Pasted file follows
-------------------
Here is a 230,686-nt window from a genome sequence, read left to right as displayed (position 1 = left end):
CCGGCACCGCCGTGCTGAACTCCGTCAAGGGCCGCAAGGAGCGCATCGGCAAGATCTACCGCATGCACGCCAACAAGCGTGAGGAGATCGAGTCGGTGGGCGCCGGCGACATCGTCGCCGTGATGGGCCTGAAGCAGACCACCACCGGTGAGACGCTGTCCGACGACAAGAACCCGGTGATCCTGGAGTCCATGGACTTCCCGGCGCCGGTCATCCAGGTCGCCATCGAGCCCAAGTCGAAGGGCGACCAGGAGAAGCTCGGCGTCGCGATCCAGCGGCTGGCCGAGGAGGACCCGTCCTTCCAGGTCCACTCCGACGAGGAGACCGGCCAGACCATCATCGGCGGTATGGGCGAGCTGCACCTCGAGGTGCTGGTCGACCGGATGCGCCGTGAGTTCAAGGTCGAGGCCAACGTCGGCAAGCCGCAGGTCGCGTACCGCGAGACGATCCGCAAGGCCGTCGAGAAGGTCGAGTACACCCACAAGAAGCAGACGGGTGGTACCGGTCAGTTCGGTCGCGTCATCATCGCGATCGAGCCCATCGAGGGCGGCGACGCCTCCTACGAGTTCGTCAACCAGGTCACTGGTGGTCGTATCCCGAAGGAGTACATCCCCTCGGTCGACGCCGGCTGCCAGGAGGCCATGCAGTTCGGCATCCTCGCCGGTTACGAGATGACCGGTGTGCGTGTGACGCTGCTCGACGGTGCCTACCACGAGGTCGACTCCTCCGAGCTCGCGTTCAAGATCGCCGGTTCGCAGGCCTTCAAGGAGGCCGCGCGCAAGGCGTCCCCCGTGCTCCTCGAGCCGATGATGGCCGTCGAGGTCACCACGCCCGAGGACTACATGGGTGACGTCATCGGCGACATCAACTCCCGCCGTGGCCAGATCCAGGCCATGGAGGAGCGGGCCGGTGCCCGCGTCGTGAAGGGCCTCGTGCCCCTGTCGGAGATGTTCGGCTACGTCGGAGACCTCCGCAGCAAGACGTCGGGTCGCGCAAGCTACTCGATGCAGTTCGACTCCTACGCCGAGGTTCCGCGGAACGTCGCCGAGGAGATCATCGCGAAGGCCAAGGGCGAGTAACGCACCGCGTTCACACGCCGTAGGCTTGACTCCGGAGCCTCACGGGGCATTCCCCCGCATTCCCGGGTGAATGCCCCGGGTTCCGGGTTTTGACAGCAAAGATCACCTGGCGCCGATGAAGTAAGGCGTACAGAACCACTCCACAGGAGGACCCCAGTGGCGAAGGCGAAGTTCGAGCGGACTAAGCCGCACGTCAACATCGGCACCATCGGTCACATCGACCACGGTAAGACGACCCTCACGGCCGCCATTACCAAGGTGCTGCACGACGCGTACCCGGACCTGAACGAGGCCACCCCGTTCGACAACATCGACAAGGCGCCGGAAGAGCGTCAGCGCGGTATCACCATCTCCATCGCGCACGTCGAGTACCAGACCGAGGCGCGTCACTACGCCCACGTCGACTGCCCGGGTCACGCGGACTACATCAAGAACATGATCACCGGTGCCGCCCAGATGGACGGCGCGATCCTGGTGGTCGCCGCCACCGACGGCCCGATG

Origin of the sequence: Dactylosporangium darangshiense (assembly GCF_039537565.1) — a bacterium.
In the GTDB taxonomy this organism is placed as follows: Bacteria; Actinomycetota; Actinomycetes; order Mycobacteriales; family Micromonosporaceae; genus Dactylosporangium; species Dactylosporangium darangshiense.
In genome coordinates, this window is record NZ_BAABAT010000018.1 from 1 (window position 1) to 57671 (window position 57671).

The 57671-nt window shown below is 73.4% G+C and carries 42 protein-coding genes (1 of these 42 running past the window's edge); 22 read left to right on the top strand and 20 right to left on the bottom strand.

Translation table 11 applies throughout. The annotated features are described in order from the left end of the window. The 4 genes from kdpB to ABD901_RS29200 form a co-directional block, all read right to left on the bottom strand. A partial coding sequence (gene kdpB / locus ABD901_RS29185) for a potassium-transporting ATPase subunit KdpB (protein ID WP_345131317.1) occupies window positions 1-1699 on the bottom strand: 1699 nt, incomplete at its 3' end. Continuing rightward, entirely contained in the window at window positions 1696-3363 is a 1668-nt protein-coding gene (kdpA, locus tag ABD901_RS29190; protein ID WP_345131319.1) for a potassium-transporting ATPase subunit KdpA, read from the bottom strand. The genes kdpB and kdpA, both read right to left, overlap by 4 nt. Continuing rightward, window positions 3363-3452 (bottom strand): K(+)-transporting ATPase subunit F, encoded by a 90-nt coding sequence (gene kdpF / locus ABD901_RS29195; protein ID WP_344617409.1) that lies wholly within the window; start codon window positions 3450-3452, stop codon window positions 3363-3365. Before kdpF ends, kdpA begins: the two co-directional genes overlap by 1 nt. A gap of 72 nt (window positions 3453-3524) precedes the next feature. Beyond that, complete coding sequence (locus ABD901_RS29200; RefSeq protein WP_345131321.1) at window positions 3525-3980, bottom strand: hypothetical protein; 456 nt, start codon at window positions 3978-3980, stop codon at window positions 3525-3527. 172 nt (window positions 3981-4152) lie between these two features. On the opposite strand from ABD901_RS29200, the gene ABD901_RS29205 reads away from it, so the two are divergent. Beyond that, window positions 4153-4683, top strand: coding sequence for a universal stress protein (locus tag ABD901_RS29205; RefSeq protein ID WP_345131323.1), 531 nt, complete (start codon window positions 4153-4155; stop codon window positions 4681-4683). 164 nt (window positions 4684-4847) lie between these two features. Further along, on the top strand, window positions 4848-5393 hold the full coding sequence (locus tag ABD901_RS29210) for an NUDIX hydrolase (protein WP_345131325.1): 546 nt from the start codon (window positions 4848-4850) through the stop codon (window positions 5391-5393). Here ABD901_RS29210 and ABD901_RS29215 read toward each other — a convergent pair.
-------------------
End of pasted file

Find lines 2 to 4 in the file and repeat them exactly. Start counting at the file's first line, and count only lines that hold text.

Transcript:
CCGGCACCGCCGTGCTGAACTCCGTCAAGGGCCGCAAGGAGCGCATCGGCAAGATCTACCGCATGCACGCCAACAAGCGTGAGGAGATCGAGTCGGTGGGCGCCGGCGACATCGTCGCCGTGATGGGCCTGAAGCAGACCACCACCGGTGAGACGCTGTCCGACGACAAGAACCCGGTGATCCTGGAGTCCATGGACTTCCCGGCGCCGGTCATCCAGGTCGCCATCGAGCCCAAGTCGAAGGGCGACCAGGAGAAGCTCGGCGTCGCGATCCAGCGGCTGGCCGAGGAGGACCCGTCCTTCCAGGTCCACTCCGACGAGGAGACCGGCCAGACCATCATCGGCGGTATGGGCGAGCTGCACCTCGAGGTGCTGGTCGACCGGATGCGCCGTGAGTTCAAGGTCGAGGCCAACGTCGGCAAGCCGCAGGTCGCGTACCGCGAGACGATCCGCAAGGCCGTCGAGAAGGTCGAGTACACCCACAAGAAGCAGACGGGTGGTACCGGTCAGTTCGGTCGCGTCATCATCGCGATCGAGCCCATCGAGGGCGGCGACGCCTCCTACGAGTTCGTCAACCAGGTCACTGGTGGTCGTATCCCGAAGGAGTACATCCCCTCGGTCGACGCCGGCTGCCAGGAGGCCATGCAGTTCGGCATCCTCGCCGGTTACGAGATGACCGGTGTGCGTGTGACGCTGCTCGACGGTGCCTACCACGAGGTCGACTCCTCCGAGCTCGCGTTCAAGATCGCCGGTTCGCAGGCCTTCAAGGAGGCCGCGCGCAAGGCGTCCCCCGTGCTCCTCGAGCCGATGATGGCCGTCGAGGTCACCACGCCCGAGGACTACATGGGTGACGTCATCGGCGACATCAACTCCCGCCGTGGCCAGATCCAGGCCATGGAGGAGCGGGCCGGTGCCCGCGTCGTGAAGGGCCTCGTGCCCCTGTCGGAGATGTTCGGCTACGTCGGAGACCTCCGCAGCAAGACGTCGGGTCGCGCAAGCTACTCGATGCAGTTCGACTCCTACGCCGAGGTTCCGCGGAACGTCGCCGAGGAGATCATCGCGAAGGCCAAGGGCGAGTAACGCACCGCGTTCACACGCCGTAGGCTTGACTCCGGAGCCTCACGGGGCATTCCCCCGCATTCCCGGGTGAATGCCCCGGGTTCCGGGTTTTGACAGCAAAGATCACCTGGCGCCGATGAAGTAAGGCGTACAGAACCACTCCACAGGAGGACCCCAGTGGCGAAGGCGAAGTTCGAGCGGACTAAGCCGCACGTCAACATCGGCACCATCGGTCACATCGACCACGGTAAGACGACCCTCACGGCCGCCATTACCAAGGTGCTGCACGACGCGTACCCGGACCTGAACGAGGCCACCCCGTTCGACAACATCGACAAGGCGCCGGAAGAGCGTCAGCGCGGTATCACCATCTCCATCGCGCACGTCGAGTACCAGACCGAGGCGCGTCACTACGCCCACGTCGACTGCCCGGGTCACGCGGACTACATCAAGAACATGATCACCGGTGCCGCCCAGATGGACGGCGCGATCCTGGTGGTCGCCGCCACCGACGGCCCGATG

Origin of the sequence: Dactylosporangium darangshiense (assembly GCF_039537565.1) — a bacterium.
In the GTDB taxonomy this organism is placed as follows: Bacteria; Actinomycetota; Actinomycetes; order Mycobacteriales; family Micromonosporaceae; genus Dactylosporangium; species Dactylosporangium darangshiense.